Overall opinion:
Worth a listen! I'm happy with my purchase, and looking into more Robin McKinley books.

15 people found this helpful

  • Overall
    5 out of 5 stars
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    5 out of 5 stars
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    5 out of 5 stars

Long and Luxurious

Would you listen to Rose Daughter again? Why?

I'm honestly not sure. I've read the print book several times and loved it, and the narration of this audiobook was excellent. However, it became obvious about halfway through that I've been skimming the longest sections of narration to get back to what's happening in the story. McKinley is the queen of long and luxurious description, but I found it dragged occasionally while listening. I still love it, but I might stick to the text version from now on.

What did you like best about this story?

The world of this story is so rich that you can't help but feel transported there.

What does Bianca Amato bring to the story that you wouldn’t experience if you just read the book?

Amato did an excellent job bringing out some of the subtler inflections of character voice. I could feel the emotion, and a time or two it brought tears to my eyes (and I'm not usually a crier).

6 people found this helpful

  • Overall
    4 out of 5 stars
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    4 out of 5 stars
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    4 out of 5 stars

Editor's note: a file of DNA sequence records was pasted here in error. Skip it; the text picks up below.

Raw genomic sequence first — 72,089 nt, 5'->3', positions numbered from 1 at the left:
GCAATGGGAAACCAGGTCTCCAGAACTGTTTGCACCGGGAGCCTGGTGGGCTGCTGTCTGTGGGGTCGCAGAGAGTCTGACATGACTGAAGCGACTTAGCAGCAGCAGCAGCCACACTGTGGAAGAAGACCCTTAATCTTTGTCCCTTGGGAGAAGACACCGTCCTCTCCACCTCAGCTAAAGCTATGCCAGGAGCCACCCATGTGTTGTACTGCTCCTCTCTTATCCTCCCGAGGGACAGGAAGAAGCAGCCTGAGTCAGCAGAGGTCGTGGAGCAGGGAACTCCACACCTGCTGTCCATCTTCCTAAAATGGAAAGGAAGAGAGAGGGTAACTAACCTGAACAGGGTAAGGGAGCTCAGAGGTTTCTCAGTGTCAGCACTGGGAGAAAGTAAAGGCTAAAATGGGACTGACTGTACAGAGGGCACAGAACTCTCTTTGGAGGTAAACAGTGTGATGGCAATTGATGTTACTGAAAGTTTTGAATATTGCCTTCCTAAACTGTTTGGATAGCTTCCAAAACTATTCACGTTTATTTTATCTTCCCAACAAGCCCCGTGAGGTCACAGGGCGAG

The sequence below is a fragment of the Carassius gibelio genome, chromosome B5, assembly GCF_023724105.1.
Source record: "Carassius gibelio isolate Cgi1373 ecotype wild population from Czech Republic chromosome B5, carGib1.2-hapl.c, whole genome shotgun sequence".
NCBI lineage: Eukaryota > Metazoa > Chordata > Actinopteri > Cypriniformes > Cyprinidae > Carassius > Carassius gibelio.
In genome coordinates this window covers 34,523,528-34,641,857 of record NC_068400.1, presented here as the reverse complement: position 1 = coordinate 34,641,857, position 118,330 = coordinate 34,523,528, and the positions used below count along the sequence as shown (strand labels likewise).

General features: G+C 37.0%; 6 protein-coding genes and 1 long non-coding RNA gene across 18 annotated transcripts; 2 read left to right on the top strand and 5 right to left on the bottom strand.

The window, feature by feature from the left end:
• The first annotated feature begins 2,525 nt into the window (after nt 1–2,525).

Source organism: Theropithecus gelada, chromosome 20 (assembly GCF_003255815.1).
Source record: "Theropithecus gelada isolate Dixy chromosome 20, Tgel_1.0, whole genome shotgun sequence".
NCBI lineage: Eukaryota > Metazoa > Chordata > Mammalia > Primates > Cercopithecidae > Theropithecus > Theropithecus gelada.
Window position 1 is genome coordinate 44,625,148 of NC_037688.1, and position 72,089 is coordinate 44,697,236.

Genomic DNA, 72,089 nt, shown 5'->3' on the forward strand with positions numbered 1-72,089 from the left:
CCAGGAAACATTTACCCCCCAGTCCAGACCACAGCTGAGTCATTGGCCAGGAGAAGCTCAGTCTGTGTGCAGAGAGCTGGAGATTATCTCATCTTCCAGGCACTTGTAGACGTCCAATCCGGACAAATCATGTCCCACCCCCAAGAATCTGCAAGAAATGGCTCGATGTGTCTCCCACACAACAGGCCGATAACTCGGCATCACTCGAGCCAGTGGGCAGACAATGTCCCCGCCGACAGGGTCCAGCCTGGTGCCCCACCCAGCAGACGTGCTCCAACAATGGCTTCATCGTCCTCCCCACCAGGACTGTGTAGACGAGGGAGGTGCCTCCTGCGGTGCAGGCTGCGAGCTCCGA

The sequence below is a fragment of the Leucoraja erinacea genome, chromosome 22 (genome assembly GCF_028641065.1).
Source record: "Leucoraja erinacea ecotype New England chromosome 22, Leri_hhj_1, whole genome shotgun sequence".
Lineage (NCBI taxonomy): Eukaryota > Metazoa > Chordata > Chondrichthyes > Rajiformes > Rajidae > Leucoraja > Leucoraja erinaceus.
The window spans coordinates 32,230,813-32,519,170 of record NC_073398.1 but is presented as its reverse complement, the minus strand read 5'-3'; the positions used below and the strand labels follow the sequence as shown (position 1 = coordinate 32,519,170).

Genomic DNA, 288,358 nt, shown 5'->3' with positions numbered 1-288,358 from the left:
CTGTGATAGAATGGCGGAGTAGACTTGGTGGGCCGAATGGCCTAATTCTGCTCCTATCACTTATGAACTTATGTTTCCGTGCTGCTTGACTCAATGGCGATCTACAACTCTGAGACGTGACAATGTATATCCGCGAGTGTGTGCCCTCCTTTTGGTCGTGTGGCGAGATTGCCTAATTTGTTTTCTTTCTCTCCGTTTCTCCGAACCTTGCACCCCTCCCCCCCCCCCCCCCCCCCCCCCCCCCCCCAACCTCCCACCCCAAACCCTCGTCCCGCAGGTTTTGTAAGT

Good, but not as good as Beauty

Robin McKinley is one of my favorite authors in the whole world. Her first book is entitled, "Beauty" and is the story of Beauty and the Beast. Oddly, many years and books after "Beauty" Robin chose to tell the story of Beauty and the Beast again. And that is this book.

Both books have some things in common. They are both telling the same fairy tale, after all. But this story is fairly different in many ways. When this book first came out on paper, I got it immediately, but I was Very fond of "Beauty" and I think I was jealous on its behalf. I did not reread "Rose Daughter" again until this audio version came out. I can see now that "Rose Daughter" has much to offer. I think "Beauty" was the romantic ideal of an unmarried woman in her 20s, and "Rose Daughter" is the romantic ideal of a married woman in her 40s.

However.

I still like "Beauty" better.

My advice if you have never read any of Robin's books: Start with "Beauty" or "The Blue Sword" or "The Hero and the Crown". Then if you fall in love with Robin's work, branch out into her other books, including this one.

23 people found this helpful

  • Overall
    5 out of 5 stars
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    4 out of 5 stars
  • Story
    5 out of 5 stars

Round Two